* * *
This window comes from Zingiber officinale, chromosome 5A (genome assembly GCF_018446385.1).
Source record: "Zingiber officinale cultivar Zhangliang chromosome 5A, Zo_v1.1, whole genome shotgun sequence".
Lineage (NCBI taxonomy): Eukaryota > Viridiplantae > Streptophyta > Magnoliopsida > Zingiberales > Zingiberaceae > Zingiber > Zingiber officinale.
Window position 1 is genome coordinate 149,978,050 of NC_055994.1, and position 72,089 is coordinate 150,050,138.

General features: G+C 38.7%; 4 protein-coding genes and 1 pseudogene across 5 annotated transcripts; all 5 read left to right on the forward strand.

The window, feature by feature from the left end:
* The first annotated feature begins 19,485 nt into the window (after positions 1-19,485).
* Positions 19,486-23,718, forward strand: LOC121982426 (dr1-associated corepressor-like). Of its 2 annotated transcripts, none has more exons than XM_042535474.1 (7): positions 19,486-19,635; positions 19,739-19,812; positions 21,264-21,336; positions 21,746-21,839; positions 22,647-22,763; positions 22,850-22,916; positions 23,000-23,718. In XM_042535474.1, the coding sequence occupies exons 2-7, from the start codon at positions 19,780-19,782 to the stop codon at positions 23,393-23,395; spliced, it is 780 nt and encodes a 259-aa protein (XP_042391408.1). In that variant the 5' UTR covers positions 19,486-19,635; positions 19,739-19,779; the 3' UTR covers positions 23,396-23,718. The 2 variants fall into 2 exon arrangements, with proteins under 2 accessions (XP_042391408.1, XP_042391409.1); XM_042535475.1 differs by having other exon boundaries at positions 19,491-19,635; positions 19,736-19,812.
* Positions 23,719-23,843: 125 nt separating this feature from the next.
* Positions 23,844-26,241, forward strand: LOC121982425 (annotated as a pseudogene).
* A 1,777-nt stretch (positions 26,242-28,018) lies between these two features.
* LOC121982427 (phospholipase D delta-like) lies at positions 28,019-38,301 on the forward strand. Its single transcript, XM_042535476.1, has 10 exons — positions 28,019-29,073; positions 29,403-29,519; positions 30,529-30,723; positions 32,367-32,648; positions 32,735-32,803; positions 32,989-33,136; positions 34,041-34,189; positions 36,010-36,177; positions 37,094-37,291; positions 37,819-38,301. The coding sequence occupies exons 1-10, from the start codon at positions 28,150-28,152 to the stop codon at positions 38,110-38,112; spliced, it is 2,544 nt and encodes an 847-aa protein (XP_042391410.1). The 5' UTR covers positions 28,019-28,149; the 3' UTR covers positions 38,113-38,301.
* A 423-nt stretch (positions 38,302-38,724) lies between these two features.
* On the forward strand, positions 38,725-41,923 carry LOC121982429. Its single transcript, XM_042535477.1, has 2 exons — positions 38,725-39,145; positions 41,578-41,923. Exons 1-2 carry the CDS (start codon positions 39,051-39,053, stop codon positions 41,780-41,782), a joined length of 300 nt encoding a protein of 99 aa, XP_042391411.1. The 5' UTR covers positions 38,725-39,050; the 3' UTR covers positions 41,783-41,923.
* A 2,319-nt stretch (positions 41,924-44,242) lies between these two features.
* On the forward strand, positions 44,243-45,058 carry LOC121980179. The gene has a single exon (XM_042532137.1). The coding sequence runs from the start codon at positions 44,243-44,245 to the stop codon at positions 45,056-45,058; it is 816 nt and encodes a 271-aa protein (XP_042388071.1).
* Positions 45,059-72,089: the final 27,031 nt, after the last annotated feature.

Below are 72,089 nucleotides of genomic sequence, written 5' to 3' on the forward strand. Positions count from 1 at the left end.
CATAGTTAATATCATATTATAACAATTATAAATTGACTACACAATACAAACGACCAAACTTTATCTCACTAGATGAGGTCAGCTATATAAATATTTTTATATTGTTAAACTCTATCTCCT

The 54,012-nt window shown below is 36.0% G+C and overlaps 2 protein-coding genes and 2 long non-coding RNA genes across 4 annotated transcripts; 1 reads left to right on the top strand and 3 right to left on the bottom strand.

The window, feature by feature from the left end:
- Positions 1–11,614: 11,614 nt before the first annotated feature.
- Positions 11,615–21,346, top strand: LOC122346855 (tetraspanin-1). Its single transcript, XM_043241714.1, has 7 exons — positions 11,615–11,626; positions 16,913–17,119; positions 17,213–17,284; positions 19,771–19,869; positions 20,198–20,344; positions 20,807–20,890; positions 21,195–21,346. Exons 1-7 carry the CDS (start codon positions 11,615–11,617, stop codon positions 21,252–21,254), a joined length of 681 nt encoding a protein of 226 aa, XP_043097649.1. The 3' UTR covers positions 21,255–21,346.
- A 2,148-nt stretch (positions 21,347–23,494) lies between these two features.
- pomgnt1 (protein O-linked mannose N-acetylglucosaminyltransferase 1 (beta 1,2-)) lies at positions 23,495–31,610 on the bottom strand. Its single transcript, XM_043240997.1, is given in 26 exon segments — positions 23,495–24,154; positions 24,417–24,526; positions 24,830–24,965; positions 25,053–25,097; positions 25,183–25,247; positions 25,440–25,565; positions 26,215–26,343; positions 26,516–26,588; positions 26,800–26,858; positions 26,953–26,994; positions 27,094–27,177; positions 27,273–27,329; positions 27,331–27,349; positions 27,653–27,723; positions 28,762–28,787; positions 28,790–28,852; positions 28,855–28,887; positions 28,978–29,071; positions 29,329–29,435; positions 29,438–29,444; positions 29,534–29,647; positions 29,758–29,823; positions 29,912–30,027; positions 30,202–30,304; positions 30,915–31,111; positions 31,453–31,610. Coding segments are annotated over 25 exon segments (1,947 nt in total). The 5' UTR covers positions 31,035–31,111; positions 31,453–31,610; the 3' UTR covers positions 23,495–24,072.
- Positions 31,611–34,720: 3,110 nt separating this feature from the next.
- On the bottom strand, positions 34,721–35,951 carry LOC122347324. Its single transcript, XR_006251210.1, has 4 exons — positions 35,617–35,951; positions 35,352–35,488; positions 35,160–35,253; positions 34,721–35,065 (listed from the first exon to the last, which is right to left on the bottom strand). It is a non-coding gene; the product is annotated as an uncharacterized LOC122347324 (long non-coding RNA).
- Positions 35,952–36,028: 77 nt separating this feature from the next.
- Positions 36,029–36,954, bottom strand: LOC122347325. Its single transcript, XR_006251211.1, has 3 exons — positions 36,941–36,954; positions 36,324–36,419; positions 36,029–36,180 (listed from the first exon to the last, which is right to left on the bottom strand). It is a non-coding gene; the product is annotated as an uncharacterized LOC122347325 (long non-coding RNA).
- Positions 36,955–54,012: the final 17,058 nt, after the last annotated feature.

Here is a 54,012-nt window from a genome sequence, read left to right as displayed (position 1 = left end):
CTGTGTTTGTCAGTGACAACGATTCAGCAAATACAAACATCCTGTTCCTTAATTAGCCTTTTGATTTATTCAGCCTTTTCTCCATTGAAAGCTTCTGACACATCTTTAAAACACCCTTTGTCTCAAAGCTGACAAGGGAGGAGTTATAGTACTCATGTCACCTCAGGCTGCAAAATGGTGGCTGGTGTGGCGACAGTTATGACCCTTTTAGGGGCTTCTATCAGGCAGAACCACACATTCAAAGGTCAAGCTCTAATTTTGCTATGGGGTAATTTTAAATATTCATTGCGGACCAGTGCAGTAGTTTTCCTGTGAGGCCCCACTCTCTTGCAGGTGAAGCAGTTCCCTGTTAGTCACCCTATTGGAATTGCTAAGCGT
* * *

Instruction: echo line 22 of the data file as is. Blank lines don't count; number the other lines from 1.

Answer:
- Positions 1–11,614: 11,614 nt before the first annotated feature.